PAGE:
- A new study shows e-commerce sites like Amazon leave larger greenhouse gas footprints than retail stores.
- Ordering online from retail stores has an even smaller footprint than going to the store yourself.
- Greening efforts by major e-commerce sites won't curb wasteful consumer habits. Consolidating online orders can make a difference.
A pile of recycled cardboard sits on the ground at Recology's Recycle Central on January 4, 2018 in San Francisco, California.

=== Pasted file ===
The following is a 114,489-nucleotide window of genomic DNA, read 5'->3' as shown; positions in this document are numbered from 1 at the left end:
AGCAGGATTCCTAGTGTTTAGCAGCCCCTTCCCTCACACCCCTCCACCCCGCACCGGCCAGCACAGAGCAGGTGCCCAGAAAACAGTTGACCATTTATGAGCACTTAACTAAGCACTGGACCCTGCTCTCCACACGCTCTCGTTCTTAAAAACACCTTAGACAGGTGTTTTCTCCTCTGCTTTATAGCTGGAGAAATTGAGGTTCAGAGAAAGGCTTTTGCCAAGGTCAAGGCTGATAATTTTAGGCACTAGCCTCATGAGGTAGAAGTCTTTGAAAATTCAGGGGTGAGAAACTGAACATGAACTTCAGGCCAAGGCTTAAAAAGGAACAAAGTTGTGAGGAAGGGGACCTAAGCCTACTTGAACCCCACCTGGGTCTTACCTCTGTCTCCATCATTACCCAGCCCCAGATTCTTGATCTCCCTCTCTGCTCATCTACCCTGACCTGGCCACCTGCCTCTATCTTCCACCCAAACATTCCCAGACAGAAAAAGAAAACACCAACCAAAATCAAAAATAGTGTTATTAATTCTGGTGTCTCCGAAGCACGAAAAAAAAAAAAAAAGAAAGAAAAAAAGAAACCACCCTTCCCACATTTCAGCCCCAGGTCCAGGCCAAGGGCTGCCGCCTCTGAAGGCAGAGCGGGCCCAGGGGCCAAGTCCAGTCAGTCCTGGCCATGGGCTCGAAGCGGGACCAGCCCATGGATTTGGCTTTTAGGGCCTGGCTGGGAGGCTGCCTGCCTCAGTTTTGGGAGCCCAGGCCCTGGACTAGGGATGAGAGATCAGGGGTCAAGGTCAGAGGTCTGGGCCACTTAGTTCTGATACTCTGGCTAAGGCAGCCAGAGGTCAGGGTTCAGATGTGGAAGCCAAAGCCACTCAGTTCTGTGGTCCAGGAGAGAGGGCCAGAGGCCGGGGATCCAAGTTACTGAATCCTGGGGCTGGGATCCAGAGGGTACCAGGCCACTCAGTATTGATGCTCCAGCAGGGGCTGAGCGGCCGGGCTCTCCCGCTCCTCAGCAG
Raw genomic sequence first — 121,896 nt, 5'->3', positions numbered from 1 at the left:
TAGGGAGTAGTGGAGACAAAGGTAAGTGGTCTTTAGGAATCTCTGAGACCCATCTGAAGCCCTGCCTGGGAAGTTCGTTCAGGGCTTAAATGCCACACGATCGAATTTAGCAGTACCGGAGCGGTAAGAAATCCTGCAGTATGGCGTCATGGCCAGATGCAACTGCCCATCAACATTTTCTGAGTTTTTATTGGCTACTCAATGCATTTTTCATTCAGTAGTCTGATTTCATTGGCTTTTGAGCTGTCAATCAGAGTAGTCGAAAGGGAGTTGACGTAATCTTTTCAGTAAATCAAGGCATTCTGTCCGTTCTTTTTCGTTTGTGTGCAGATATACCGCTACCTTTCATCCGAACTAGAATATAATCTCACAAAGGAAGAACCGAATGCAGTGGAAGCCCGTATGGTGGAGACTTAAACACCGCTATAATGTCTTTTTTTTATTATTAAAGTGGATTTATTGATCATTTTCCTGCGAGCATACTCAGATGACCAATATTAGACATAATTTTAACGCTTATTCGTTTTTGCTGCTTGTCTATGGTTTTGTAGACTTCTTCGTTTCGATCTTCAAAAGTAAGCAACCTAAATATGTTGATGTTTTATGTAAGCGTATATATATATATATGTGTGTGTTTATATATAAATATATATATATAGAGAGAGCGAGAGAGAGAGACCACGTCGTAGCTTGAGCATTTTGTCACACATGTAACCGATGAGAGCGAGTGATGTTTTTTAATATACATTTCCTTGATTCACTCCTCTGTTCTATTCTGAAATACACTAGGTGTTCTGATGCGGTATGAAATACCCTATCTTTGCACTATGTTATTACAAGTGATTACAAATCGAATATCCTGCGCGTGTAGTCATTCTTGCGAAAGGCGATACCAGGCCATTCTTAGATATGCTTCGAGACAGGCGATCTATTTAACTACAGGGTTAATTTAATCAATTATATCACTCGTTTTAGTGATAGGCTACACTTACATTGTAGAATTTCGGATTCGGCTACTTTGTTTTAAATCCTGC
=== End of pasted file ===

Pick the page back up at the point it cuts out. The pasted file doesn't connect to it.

Photo by Justin Sullivan/Getty Images<p>A large part of the reason is speed. In a competitive market, pure players use the equation, <em>speed + convenience</em>, to drive adoption. This is especially relevant to the "last mile" GHG footprint: the distance between the distribution center and the consumer.</p><p>Interestingly, the smallest GHG footprint occurs when you order directly from a physical store—even smaller than going there yourself. Pure players, such as Amazon, are the greatest offenders. Variables like geographic location matter; the team looked at shopping in the UK, the US, China, and the Netherlands. </p><p>Sadegh Shahmohammadi, a PhD student at the Netherlands' Radboud University and corresponding author of the paper, <a href="https://www.cnn.com/2020/02/26/tech/greenhouse-gas-emissions-retail/index.html" target="_blank">says</a> the above "pattern holds true in countries where people mostly drive. It really depends on the country and consumer behavior there."</p><p>The researchers write that this year-and-a-half long study pushes back on previous research that claims online shopping to be better in terms of GHG footprints.</p><p style="margin-left: 20px;">"They have, however, compared the GHG emissions per shopping event and did not consider the link between the retail channels and the basket size, which leads to a different conclusion than that of the current study."</p><p>Online retail is where convenience trumps environment: people tend to order one item at a time when shopping on pure player sites, whereas they stock up on multiple items when visiting a store. Consumers will sometimes order a number of separate items over the course of a week rather than making one trip to purchase everything they need. </p><p>While greening efforts by online retailers are important, until a shift in consumer attitude changes, the current carbon footprint will be a hard obstacle to overcome. Amazon is trying to have it both ways—carbon-free and convenience addicted—and the math isn't adding up. If you need to order things, do it online, but try to consolidate your purchases as much as possible.</p><p>--</p><p><em>Stay in touch with Derek on <a href="http://www.twitter.com/derekberes" target="_blank">Twitter</a>, <a href="https://www.facebook.com/DerekBeresdotcom" target="_blank">Facebook</a> and <a href="https://derekberes.substack.com/" target="_blank">Substack</a>. His next book is</em> "<em>Hero's Dose: The Case For Psychedelics in Ritual and Therapy."</em></p>